The Cyber Diplomacy Act, which would create an Office of Cyber Issues within the State Department, passed through the House Foreign Affairs Committee Nov. 15. Under the bill, the head of the office would have the rank and status of an ambassador and be responsible for leading the State Department’s diplomatic cyberspace efforts by promoting “an open, interoperable, reliable, unfettered and secure information and communications technology infrastructure globally.”

“The US is increasingly under attack by foreign actors, and these actors are online. Now, more than ever, we need a high-ranking cyber diplomat to prioritize these efforts and work with foreign governments,” said the bill’s author Rep. Ed Royce, R-Calif. “This bipartisan bill will help counter foreign threats on the internet, and it’s also going to help promote human rights abroad and will create new jobs, new economic growth, here at home.”

The bill also commits the United States to working with international partners to establish norms of behavior in cyberspace and promote open internet. To do so, the bill requires that the president work with technology companies, security researchers and other stakeholders to clarify the applicability of international law to cyber-based attacks and what steps countries can take in retaliation when they have been attacked in cyberspace.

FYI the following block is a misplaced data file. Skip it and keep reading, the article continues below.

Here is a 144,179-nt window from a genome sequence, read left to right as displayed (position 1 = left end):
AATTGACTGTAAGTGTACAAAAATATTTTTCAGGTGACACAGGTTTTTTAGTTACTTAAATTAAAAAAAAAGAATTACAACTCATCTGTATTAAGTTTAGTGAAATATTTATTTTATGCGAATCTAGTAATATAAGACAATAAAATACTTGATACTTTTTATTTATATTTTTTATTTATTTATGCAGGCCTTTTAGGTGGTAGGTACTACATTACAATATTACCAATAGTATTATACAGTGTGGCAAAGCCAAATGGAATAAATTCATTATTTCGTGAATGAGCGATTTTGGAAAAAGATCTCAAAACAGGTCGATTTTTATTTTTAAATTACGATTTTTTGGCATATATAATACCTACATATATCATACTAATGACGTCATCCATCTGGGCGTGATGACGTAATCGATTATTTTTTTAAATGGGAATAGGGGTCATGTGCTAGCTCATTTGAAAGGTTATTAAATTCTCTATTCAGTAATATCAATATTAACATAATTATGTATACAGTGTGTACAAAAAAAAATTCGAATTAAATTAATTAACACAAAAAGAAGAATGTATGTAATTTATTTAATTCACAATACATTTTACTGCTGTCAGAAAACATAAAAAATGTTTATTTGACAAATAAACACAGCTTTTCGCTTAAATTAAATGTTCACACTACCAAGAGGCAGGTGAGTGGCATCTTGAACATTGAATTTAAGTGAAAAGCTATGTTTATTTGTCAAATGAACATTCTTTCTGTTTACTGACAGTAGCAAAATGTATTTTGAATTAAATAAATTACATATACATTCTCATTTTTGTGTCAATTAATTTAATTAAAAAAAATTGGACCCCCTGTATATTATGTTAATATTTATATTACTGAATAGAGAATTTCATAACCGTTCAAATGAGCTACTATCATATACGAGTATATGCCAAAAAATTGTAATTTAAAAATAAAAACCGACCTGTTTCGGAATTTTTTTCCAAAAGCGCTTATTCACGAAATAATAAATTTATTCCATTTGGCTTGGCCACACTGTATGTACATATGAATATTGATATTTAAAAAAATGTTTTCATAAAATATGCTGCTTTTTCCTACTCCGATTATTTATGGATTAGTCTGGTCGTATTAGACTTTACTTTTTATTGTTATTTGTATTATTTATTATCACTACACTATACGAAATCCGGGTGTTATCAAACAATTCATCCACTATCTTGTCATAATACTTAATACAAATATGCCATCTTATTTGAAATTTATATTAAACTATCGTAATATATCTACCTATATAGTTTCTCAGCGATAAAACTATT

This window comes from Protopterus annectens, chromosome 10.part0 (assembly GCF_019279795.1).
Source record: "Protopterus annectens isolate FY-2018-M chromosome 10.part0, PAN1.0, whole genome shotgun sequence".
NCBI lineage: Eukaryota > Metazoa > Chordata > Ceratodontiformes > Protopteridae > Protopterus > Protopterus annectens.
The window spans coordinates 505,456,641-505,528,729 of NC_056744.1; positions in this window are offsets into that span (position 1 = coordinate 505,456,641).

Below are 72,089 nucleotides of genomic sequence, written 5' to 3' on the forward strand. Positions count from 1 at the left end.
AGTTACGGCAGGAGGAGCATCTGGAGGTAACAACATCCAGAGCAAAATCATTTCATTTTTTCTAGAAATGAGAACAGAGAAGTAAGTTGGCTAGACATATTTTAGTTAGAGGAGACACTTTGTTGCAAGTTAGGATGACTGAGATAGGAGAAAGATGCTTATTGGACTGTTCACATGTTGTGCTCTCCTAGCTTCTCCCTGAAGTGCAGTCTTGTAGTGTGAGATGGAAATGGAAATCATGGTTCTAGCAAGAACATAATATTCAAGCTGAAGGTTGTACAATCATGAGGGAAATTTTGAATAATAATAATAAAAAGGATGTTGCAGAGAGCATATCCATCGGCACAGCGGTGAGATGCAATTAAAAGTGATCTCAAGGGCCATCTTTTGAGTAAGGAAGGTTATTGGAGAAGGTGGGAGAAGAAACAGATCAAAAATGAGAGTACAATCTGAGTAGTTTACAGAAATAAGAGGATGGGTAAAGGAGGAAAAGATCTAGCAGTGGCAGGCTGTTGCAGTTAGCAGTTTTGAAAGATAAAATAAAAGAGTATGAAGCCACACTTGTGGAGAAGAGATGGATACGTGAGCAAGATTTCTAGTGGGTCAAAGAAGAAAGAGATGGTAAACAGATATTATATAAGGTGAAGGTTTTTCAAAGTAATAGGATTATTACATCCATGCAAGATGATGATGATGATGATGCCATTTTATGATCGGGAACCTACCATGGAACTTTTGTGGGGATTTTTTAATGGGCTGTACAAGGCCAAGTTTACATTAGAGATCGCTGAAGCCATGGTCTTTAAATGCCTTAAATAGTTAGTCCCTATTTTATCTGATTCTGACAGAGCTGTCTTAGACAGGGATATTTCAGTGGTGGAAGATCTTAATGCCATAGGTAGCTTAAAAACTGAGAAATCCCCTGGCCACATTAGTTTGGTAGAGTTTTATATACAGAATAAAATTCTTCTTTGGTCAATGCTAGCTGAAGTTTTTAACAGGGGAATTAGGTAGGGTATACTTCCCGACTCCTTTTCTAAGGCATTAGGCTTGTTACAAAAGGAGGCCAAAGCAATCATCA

The issue of what constitutes a cyber act of war has long been the subject of debate between policy experts and lawmakers alike. The bill requires that the president work to secure commitments of responsible country behavior that would include not conducting the cybertheft of intellectual property, not attacking critical infrastructure through cyberspace and not conducting threats against emergency response systems.

“This measure would help the United States shape international cyber norms, rev up coordination with our allies, stiffen our defenses and coordinate our responses to future malicious activity,” said Rep. Eliot Engel, D-N.Y.

The bill is cosponsored by both Democrats and Republicans in the House, giving it a strong chance of a positive reception when it reaches the floor.